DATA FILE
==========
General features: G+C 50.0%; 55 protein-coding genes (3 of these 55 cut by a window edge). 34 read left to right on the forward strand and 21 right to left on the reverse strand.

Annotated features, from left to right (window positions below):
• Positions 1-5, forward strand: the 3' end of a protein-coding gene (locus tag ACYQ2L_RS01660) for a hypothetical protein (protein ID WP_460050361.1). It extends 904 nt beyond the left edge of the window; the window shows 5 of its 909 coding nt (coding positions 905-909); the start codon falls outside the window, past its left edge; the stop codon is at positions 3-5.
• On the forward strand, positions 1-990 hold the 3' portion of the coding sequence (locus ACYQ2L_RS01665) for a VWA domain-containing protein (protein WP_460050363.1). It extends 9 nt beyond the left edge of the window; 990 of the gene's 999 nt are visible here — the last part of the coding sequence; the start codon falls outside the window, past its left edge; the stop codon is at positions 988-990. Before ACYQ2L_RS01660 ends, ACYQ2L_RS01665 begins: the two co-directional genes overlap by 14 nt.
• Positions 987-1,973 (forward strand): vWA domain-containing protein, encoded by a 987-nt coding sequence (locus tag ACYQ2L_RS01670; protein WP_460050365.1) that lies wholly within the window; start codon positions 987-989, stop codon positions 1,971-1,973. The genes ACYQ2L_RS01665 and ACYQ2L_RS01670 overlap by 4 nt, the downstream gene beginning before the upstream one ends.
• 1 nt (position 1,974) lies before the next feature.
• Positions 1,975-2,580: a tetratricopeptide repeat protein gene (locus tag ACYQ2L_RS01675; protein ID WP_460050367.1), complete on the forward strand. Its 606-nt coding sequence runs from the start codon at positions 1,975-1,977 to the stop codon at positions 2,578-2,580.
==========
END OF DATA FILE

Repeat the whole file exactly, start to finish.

General features: G+C 50.0%; 55 protein-coding genes (3 of these 55 cut by a window edge). 34 read left to right on the forward strand and 21 right to left on the reverse strand.

Annotated features, from left to right (window positions below):
• Positions 1-5, forward strand: the 3' end of a protein-coding gene (locus tag ACYQ2L_RS01660) for a hypothetical protein (protein ID WP_460050361.1). It extends 904 nt beyond the left edge of the window; the window shows 5 of its 909 coding nt (coding positions 905-909); the start codon falls outside the window, past its left edge; the stop codon is at positions 3-5.
• On the forward strand, positions 1-990 hold the 3' portion of the coding sequence (locus ACYQ2L_RS01665) for a VWA domain-containing protein (protein WP_460050363.1). It extends 9 nt beyond the left edge of the window; 990 of the gene's 999 nt are visible here — the last part of the coding sequence; the start codon falls outside the window, past its left edge; the stop codon is at positions 988-990. Before ACYQ2L_RS01660 ends, ACYQ2L_RS01665 begins: the two co-directional genes overlap by 14 nt.
• Positions 987-1,973 (forward strand): vWA domain-containing protein, encoded by a 987-nt coding sequence (locus tag ACYQ2L_RS01670; protein WP_460050365.1) that lies wholly within the window; start codon positions 987-989, stop codon positions 1,971-1,973. The genes ACYQ2L_RS01665 and ACYQ2L_RS01670 overlap by 4 nt, the downstream gene beginning before the upstream one ends.
• 1 nt (position 1,974) lies before the next feature.
• Positions 1,975-2,580: a tetratricopeptide repeat protein gene (locus tag ACYQ2L_RS01675; protein ID WP_460050367.1), complete on the forward strand. Its 606-nt coding sequence runs from the start codon at positions 1,975-1,977 to the stop codon at positions 2,578-2,580.